The Kingdom of Sikkim only became part of India in 1975 and subsequently their state border is still treated a lot like an international border. We’d seen quite a lot of administrative overhead in many daily tasks in India, so we thoroughly expected crossing into Sikkim to be difficult. We pictured it eating up the remains of the day after we’d left Darjeeling. Instead, as we crossed the Rangpo River, the permit people did it all for us. They took our passports, took our photos with a webcam, printed out a form and we signed it. We had 15 days to enjoy Sikkim. Too easy!
That piece of the puzzle now complete, we needed to eat and look at the maps on the laptop. Alas, we couldn’t even find the first town on Sonam’s list on the map. Our guide book offered another town in that direction but Nickiy guestimated it would be dark before we’d wound our way over the hills to get there. So, instead, we headed for the state capital, Gangtok, which was clearly signposted all the way. Like Darjeeling, Gangtok is steep and confusing to drive through. The narrow streets quickly block up with traffic and finding the hotel street was not pleasant. The uphill queuing rush-hour traffic meant a lot of half-clutch crawling and it wasn’t long before the clutch overheated. I had bought the oil-resistant clutch, not the high-temperature one! All the hotels were full of other tourists fleeing from Darjeeling and finding a room was tricky. We eventually found another moldy bunker and settled in. A quick search up the road revealed a place to sit and drink beer. Still a novelty for us, we learned that Sikkim had no tax on their alcohol which pleased us more than it should. Later that night, crouched by the door on our wet, rising damp floor, Nickiy eeked out some internet and planned how to start our recommended loop of west Sikkim.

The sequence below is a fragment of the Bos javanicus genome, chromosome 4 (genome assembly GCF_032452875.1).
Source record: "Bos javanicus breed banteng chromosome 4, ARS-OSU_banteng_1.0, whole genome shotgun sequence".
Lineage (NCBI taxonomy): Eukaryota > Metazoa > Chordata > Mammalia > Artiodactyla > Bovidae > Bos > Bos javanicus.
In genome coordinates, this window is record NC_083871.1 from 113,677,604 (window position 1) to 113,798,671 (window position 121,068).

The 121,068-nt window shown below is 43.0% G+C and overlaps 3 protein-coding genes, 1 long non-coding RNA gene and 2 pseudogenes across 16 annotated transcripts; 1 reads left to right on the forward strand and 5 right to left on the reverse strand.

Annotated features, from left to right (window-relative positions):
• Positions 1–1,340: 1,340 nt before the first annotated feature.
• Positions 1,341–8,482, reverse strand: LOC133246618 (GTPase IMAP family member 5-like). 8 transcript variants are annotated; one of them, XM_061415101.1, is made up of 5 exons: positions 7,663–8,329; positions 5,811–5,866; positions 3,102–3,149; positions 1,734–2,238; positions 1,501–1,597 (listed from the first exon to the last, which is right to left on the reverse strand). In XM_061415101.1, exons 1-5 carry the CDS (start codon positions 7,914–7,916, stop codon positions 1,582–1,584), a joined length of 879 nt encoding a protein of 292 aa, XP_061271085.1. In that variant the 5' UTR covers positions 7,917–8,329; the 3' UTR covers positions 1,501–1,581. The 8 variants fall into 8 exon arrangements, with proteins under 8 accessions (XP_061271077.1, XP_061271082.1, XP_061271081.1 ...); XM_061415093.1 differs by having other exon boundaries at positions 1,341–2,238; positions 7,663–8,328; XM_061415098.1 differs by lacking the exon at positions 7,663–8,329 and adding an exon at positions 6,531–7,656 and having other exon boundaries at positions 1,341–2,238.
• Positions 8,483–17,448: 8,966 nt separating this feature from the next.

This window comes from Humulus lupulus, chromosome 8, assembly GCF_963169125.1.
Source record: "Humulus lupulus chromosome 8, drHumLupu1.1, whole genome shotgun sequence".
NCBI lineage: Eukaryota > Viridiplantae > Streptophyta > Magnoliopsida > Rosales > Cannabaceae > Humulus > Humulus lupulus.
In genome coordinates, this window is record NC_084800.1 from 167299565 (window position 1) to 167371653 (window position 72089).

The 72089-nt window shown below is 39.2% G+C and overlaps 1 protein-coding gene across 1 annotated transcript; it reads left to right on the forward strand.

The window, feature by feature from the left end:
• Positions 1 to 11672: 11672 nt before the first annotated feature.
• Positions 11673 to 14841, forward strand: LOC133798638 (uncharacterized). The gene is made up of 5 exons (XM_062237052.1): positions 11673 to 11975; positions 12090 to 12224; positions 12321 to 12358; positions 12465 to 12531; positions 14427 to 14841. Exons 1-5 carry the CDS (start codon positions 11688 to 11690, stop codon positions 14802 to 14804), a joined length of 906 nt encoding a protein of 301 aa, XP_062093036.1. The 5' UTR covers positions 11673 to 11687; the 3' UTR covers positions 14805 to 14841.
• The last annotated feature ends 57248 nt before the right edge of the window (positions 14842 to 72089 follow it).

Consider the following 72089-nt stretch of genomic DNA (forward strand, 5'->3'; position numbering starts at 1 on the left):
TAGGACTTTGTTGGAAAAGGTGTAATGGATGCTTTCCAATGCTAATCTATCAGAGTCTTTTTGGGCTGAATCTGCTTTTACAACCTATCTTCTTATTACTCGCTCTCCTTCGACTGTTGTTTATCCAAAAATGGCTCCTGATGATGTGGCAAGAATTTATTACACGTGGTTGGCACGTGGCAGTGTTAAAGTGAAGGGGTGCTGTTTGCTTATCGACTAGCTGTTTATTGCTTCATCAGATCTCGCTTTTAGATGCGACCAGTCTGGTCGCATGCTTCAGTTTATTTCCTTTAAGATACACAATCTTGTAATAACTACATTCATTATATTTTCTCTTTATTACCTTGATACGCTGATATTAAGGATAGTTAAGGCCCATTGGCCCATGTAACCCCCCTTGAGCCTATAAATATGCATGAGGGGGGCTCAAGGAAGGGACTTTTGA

After a good lunch many miles west of Gangtok the next day, we decided to press on to the first guest house in a little resort town called Pelling (pronounced ‘pailing’ for some reason). This was our first taste of the variety of road conditions we would experience in the old kingdom. We had perfect tarmac, closed roads (guess your own detour), waterfalls, unsurfaced hairpins, gravel and some mud. When we got to the guest house, it was just bliss. It had valley views from our room, a balcony, hot water, food and books to read. Finally we could get some peace! We didn’t move for the next 3 days.